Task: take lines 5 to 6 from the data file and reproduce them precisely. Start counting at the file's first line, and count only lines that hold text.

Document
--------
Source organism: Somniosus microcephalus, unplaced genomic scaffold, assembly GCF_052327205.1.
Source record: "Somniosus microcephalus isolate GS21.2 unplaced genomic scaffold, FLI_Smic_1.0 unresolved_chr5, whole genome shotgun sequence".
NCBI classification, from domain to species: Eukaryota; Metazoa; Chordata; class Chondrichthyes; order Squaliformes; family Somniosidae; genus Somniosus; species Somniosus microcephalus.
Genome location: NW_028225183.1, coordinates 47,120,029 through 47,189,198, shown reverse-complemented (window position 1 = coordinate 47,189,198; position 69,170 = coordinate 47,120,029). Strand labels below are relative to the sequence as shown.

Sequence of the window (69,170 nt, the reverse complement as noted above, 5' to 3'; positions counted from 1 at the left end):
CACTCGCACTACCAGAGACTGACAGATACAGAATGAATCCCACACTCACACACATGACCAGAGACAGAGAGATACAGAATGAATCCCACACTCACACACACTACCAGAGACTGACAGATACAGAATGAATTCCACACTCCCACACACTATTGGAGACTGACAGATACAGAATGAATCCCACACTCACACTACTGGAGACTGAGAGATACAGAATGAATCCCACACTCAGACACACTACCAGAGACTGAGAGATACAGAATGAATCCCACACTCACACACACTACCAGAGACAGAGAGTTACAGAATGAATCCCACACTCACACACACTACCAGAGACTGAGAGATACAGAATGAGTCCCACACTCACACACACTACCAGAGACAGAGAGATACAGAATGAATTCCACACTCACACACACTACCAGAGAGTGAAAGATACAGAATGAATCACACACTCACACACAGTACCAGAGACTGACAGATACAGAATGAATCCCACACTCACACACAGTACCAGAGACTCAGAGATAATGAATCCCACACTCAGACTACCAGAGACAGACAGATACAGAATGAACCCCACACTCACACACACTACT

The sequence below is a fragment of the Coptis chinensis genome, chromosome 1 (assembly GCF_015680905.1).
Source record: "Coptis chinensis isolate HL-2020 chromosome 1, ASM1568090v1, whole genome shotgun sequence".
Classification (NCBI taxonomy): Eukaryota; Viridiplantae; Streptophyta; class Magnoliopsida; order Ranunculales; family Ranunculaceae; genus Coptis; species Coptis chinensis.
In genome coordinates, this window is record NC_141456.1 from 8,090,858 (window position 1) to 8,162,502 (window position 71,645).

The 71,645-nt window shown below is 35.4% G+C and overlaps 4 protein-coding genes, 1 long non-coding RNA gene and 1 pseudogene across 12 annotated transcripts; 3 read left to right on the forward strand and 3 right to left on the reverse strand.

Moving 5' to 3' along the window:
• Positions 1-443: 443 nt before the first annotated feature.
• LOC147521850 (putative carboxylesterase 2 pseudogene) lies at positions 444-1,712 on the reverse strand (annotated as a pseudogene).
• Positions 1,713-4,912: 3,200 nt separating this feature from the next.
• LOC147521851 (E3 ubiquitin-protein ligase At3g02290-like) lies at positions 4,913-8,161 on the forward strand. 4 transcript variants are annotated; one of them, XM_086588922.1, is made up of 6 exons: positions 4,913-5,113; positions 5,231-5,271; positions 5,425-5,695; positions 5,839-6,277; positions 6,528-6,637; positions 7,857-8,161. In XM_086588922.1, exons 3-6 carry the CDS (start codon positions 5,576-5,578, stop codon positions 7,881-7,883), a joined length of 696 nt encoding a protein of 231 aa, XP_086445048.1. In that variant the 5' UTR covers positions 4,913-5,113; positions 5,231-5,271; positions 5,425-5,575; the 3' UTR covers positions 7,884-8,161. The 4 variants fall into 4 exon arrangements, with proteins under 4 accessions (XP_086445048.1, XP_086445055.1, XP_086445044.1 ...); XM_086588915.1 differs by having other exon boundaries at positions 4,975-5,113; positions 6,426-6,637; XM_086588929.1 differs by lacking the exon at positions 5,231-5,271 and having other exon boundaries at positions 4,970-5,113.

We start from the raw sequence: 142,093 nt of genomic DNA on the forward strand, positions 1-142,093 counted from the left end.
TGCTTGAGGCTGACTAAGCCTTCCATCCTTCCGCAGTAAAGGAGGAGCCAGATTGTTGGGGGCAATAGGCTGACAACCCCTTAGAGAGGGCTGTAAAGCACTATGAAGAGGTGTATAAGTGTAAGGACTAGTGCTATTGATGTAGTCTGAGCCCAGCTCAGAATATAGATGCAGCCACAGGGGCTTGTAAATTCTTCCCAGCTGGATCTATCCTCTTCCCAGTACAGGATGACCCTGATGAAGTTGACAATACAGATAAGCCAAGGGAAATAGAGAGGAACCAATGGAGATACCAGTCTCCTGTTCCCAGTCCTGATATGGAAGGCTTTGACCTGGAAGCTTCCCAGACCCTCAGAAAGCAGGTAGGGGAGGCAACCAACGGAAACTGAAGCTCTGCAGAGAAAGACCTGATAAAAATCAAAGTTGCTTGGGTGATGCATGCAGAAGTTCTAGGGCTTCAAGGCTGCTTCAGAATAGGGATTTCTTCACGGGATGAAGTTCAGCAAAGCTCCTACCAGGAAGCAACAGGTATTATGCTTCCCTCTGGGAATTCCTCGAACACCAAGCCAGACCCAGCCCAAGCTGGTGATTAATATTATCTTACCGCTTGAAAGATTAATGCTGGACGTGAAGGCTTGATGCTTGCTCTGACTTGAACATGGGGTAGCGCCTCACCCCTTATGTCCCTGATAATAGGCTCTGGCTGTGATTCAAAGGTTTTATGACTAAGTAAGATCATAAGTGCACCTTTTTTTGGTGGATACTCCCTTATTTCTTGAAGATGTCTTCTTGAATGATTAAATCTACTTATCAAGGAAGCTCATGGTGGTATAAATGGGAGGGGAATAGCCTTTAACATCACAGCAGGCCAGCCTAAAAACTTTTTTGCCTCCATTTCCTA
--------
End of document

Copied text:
Sequence of the window (69,170 nt, the reverse complement as noted above, 5' to 3'; positions counted from 1 at the left end):
CACTCGCACTACCAGAGACTGACAGATACAGAATGAATCCCACACTCACACACATGACCAGAGACAGAGAGATACAGAATGAATCCCACACTCACACACACTACCAGAGACTGACAGATACAGAATGAATTCCACACTCCCACACACTATTGGAGACTGACAGATACAGAATGAATCCCACACTCACACTACTGGAGACTGAGAGATACAGAATGAATCCCACACTCAGACACACTACCAGAGACTGAGAGATACAGAATGAATCCCACACTCACACACACTACCAGAGACAGAGAGTTACAGAATGAATCCCACACTCACACACACTACCAGAGACTGAGAGATACAGAATGAGTCCCACACTCACACACACTACCAGAGACAGAGAGATACAGAATGAATTCCACACTCACACACACTACCAGAGAGTGAAAGATACAGAATGAATCACACACTCACACACAGTACCAGAGACTGACAGATACAGAATGAATCCCACACTCACACACAGTACCAGAGACTCAGAGATAATGAATCCCACACTCAGACTACCAGAGACAGACAGATACAGAATGAACCCCACACTCACACACACTACT